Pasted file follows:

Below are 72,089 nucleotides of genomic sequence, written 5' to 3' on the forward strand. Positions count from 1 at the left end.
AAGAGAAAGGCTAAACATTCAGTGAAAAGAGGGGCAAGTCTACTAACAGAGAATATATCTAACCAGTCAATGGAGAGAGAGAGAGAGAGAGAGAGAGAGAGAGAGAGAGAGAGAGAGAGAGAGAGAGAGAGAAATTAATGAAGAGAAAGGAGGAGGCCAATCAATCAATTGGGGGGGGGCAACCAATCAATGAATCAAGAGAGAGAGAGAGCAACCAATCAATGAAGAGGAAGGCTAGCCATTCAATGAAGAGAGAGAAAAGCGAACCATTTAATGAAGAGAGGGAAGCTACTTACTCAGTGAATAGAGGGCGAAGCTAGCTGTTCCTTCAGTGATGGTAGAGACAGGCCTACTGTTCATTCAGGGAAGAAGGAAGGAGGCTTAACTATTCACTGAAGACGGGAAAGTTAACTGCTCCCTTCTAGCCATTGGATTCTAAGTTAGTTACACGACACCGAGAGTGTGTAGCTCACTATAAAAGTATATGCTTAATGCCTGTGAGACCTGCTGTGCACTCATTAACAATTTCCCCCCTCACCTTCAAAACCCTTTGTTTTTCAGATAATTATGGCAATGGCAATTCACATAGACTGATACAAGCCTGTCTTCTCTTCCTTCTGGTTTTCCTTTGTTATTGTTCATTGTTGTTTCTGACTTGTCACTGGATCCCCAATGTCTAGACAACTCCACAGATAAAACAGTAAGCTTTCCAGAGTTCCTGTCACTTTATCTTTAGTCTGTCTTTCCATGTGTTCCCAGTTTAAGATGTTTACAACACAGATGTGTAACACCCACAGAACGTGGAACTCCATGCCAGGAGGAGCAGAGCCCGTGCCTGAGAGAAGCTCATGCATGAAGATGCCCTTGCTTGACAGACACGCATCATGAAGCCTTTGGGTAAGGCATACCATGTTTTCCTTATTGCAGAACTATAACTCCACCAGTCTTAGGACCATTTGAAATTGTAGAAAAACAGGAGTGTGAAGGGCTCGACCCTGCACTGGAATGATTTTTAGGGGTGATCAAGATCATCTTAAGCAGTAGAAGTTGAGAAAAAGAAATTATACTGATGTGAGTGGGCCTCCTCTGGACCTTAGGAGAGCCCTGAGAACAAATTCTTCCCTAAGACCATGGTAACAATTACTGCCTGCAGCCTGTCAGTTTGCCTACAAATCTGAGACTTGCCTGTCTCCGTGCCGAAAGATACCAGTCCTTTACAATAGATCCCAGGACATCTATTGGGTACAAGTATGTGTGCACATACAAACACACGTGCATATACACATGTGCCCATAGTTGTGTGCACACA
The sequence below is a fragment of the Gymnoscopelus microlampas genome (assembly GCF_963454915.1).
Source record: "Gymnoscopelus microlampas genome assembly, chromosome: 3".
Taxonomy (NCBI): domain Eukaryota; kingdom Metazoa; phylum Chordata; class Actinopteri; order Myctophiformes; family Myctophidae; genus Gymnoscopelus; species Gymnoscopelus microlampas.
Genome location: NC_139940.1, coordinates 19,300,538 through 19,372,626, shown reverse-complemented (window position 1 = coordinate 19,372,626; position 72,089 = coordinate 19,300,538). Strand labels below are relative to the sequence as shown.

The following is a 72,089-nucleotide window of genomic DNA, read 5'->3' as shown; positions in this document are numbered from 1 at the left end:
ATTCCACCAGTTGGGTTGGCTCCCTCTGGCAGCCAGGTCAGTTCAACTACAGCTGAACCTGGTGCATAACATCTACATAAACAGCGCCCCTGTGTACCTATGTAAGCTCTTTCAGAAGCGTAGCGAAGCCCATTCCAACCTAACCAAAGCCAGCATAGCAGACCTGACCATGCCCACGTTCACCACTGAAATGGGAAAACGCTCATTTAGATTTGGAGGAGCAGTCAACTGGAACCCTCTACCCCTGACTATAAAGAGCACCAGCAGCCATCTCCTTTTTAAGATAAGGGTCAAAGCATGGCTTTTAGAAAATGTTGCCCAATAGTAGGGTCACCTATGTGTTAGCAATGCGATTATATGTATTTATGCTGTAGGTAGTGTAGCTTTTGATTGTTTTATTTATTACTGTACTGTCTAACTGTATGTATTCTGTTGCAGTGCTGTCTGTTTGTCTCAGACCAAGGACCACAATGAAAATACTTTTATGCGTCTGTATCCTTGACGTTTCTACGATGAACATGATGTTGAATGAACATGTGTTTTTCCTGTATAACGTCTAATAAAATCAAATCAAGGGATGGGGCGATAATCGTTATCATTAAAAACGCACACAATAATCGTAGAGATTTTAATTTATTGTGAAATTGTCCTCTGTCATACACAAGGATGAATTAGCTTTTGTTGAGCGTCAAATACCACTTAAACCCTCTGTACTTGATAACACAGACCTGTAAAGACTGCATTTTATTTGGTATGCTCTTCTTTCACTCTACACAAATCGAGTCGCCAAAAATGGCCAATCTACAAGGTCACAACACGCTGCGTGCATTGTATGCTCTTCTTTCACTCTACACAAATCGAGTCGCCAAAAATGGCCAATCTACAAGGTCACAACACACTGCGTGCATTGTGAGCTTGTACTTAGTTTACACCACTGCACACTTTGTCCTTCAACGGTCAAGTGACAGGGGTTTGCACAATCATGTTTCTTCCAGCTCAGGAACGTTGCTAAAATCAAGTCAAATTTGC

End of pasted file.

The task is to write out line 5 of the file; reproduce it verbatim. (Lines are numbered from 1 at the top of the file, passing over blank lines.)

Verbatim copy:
Taxonomy (NCBI): domain Eukaryota; kingdom Metazoa; phylum Chordata; class Actinopteri; order Myctophiformes; family Myctophidae; genus Gymnoscopelus; species Gymnoscopelus microlampas.